What began as an outbreak of protests over the redevelopment of Istanbul’s Gezi Park has rapidly escalated into widespread anger at what protesters view as the Turkish government’s overly conservative and authoritarian agenda.
“This is not an Arab spring,” one protester, Melis Behlil, told journalist Mark Lowen in Istanbul on Tuesday. “We have free elections here. But the problem is that the person elected doesn't listen to us.”
I was just in Taksim Square a few weeks ago, and have watched in surprise as a brutal police crackdown on protests just two weeks ago has swelled to a tumultuous moment in Turkey’s history.
Day after day protests have spread throughout the country, reaching parts of Istanbul, Ankara and beyond. Police have been cracking down on protesters, firing tear gas and water cannons with some protesters firing back with stones and petrol bombs. More than 5,000 protesters have been injured in the violence and five people have died.
Amid the growing government crackdown, the White House released a statement Thursday calling on Turkey to uphold freedoms of expression and assembly.
“Turkey is a close friend and ally of the United States, and we expect the Turkish authorities to uphold these fundamental freedoms,” White House spokesman Jay Carney said.
The European Union, too, has weighed in on the issue, passing a non-binding resolution on Thursday that “deplores the reactions of the Turkish government and of Prime Minister Erdogan, whose unwillingness to take steps towards reconciliation, to apologize or to understand the reactions of a segment of the Turkish population have only contributed to further polarization.”
Late on Thursday Turkish Prime Minister Tayyip Erdogan agreed to meet with the protesters for the first time, though he announced his meeting in the form of an ultimatum.
“Our patience is at an end. I am making my warning for the last time,” he said. “I say to the mothers and fathers, please take your children in hand and bring them out ... Gezi Park does not belong to occupying forces but to the people.”
Istanbul Governor Huseyin Avni Mutlu too offered to meet with protesters, tweeting on Tuesday, “For those who want to talk face to face tonight, from midnight we will talk in groups, if necessary until morning.”
Following his meeting with Erdogan, Tayfun Kahraman, a protest group leader, told reporters that there was a positive result to the encounter.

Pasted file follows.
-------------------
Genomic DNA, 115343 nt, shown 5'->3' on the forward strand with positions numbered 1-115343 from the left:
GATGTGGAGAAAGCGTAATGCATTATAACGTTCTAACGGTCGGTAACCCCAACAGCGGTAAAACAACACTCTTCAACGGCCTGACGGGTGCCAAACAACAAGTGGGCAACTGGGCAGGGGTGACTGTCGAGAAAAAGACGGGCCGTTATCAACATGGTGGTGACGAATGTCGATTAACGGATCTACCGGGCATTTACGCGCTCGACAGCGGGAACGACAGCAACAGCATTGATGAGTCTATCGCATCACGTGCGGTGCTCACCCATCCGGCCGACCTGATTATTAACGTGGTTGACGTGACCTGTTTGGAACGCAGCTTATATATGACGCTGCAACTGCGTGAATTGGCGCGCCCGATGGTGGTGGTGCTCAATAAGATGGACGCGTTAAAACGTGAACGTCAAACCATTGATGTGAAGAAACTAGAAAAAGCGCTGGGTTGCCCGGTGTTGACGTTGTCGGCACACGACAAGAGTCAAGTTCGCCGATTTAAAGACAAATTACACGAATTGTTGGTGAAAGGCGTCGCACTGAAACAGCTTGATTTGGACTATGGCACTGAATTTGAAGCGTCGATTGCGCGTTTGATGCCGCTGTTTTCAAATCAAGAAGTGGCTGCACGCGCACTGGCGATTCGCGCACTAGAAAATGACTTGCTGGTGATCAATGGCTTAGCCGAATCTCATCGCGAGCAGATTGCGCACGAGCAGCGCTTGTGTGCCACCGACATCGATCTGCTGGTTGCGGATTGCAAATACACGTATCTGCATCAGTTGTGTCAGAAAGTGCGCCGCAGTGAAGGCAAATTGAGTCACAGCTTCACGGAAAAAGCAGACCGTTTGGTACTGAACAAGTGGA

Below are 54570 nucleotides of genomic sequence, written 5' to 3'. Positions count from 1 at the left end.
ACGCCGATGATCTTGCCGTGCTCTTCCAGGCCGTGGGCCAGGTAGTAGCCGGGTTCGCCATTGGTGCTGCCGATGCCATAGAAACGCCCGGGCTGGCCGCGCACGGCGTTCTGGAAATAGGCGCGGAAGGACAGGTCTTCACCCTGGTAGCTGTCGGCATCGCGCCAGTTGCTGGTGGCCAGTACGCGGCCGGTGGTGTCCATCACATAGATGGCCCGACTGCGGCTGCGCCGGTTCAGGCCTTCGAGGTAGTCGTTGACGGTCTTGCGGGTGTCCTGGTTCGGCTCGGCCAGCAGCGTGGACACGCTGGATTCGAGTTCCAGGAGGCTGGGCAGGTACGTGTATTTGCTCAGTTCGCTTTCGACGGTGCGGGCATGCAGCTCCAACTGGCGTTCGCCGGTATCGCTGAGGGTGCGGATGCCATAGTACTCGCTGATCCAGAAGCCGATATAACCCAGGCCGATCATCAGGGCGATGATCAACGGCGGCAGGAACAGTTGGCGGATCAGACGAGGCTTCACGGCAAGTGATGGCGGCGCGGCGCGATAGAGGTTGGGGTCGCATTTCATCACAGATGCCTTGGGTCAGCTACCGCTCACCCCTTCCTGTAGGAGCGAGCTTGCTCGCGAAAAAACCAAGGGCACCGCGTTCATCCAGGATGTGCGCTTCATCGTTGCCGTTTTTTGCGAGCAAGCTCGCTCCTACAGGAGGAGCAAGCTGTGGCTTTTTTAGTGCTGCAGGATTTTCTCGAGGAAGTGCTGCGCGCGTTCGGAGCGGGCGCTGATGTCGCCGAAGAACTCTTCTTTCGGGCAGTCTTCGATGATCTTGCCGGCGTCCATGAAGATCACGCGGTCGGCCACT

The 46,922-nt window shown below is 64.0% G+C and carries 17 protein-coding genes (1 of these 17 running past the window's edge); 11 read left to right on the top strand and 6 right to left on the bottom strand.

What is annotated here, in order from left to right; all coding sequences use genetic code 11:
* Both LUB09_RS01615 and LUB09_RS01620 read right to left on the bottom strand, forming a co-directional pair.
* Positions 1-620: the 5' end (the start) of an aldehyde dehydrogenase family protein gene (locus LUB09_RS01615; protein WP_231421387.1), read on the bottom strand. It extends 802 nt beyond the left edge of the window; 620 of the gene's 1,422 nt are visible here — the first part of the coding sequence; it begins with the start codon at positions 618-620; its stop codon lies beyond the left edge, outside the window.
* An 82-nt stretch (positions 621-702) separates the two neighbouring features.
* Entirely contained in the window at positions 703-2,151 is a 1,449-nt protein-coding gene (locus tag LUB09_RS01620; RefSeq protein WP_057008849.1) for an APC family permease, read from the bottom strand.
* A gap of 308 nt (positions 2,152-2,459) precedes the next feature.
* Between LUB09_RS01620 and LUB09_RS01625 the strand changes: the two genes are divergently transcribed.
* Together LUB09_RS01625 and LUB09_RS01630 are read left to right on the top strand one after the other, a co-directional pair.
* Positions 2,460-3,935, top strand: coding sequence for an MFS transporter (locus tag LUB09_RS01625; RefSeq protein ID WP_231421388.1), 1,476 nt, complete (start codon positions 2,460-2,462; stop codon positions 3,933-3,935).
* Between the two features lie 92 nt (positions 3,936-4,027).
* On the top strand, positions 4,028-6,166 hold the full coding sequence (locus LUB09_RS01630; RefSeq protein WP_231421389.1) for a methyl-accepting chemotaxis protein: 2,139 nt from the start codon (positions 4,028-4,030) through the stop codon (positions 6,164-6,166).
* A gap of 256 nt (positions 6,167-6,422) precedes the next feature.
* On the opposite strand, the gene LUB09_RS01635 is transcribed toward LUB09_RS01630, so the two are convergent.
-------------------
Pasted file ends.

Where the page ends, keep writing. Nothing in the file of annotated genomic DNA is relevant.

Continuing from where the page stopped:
“The prime minister said that if the results of the public vote turned out in a way which would leave this area as a park, they will abide by it,” he said.
“His comments that the [development] project will not be executed until the judiciary makes its decision is tonight's positive result,” he added.
While both parties concluded the meeting on a seemingly positive note, there is still some question as to whether or not protesters encamped in Taksim Square will leave, or whether the police will forcibly remove them.
Meanwhile, analysis of the tumult in Turkey varies widely.
Graham E. Fuller, former vice chairman of the CIA’s National Intelligence Council cites Erdogan’s vast accomplishments in terms of transforming his country’s economy – now the 17th largest in the world – and solidifying its place not only as a U.S. ally but a geopolitical player in its own right.
But he says that Erdogan’s success might be fading.
“After a decade of accomplishments, Erdogan may be running out of steam, sowing the seeds of his own destruction through an impulsiveness and arrogance that has cost him much support — symbolized in his ill-conceived plans to ‘develop’ Gezi Park in Istanbul, now a symbol of many grievances,” he writes in a recent op-ed in the New York Times.
Journalist Mark Lowen in Istanbul says he believes larger changes must take place to satisfy what is now a growing contingent of Turkish citizens.
“I have spent days in Taksim and Gezi Park and have met mainly young leftist Turks enjoying a largely festive atmosphere here,” he says. “The petrol bomb-throwers are the fringe.”
Lowen adds that Turkey is in “deep crisis, unsure of the path ahead.” He says that “a large section of this population feels alienated from the government and won't be cowed by tear gas.”
In light of Erdogan’s meetings with protesters, it’s hard to say what the next chapter of Turkey’s tumultuous episode might be.
Lowen says that in his mind, one thing is certain.
“One of the world's key Muslim democracies is now in dangerous waters,” he says.
Kristin Wright is a columnist and contributing writer at ReligionToday.com, where she focuses on global human rights issues. Kristin has covered topics such as bride trafficking in North Korea, honor killings in Pakistan, and the persecution of members of minority faiths in Iran. She has visited with religious minorities in Pakistan, worked with children at risk in Mumbai's “Red Light” district, and interviewed individuals on both sides of the Israeli-Palestinian conflict. Kristin recently returned from Turkey and the Syrian border, where she covered the plight of refugees fleeing the conflict. She can be contacted at firstname.lastname@example.org.
Publication date: June 14, 2013